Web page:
Skip Unnecessary Things that Contribute to Plastic Pollution
You can also make a small change by simply forgoing a plastic lid on your coffee cup, if you know you won’t be spilling it anywhere, then don’t use the plastic. Some coffee shops are also now offering a little plastic plug to stop your coffee spilling – so unnecessary, skip those too.
Don’t be afraid to ask your barista if the to-go cups and lids are biodegradable. If they aren’t, point them in the direction of companies that stock them like Ecopack.
Some examples of these biodegradable items include paper coffee cups lined with PLA, clear cups and containers made from PLA (Polylactic acid), and takeaway containers, plates and bowls made from Bagasse (sugar cane). Polylactic acid is made from plant starches, is a renewable source and BPA-free to boot. Bagasse is the residue left behind when the juice is extracted from the sugar cane. Both of these renewable sources are non-toxic and 100% biodegradable and compostable.
Forgo or Switch up Your Straw
Plastic straws are so passe, and annoyingly, even some paper straws are unrecyclable because they are lined with a plastic film. The reusable options such as glass and bamboo straws, made from renewable, ethical sources. Over 500 million straws are used across the world every day and not all recycling systems can actually process them, so this really is one of the most fleeting contributors to plastic pollution.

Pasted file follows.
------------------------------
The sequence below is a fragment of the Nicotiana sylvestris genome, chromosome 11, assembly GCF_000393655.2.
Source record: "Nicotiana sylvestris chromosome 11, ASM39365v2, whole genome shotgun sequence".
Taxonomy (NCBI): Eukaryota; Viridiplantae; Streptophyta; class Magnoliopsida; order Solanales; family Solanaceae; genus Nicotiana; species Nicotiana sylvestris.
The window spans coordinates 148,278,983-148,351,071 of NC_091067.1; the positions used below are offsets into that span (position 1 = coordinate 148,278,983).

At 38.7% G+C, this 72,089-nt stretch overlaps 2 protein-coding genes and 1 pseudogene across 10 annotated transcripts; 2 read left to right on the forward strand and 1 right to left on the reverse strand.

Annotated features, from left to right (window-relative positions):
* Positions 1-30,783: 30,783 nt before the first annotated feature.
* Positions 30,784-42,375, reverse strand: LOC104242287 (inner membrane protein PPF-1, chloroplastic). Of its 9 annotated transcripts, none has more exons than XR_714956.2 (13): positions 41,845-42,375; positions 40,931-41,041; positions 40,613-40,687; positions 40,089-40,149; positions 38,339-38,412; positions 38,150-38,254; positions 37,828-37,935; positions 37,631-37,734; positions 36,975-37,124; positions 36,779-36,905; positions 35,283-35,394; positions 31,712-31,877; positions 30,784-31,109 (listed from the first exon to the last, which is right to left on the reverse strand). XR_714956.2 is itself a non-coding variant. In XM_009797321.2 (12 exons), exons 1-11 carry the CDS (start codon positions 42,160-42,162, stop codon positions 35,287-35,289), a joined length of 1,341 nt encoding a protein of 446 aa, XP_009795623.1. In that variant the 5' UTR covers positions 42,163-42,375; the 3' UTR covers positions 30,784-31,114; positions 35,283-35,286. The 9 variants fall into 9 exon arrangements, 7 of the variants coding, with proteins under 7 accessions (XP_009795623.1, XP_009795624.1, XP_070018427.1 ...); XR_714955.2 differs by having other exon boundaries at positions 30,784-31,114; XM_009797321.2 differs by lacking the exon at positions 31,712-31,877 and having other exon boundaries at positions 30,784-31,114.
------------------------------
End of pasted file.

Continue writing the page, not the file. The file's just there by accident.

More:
Switch your Toothbrush
Although you don’t use a toothbrush just once, it’s still a plastic product that’s going to end up in a landfill. There are bamboo toothbrushes available at selected health stores which are a great alternative to plastic ones.
Use a Reusable Water Bottle
This is a no-brainer. Especially if you’re the still water type of person, there is no reason you should be buying bottled water every day. Drinking out of plastic isn’t great for you, so why not pick up a fancy glass bottle and keep it topped up with tap water. You can even buy a water filter and keep it in the fridge so that you always have cold, filtered water on hand. If you’re into sparkling water, invest in a Soda Stream. Seriously, having sparkling water on tap will change your life and make a huge difference to plastic pollution.
What else can you do to reduce plastic pollution?
Spread the word – encourage your coffee buddy and those around else to practice better habits.
Start from the ground up – teach a child you know about going without a straw/bag etc.
Say no to extra plastics – supermarkets often pack items into extra plastic bags before putting them into your grocery bags, discourage this practice where possible.
Shop consciously – look at the brands you are buying and what packaging is being used.
Recycle wherever you can! Check out our article on recycling here.
Check out our chat with Lauren Singer from Trash is for Tossers, her waste for a year fits in a mason jar!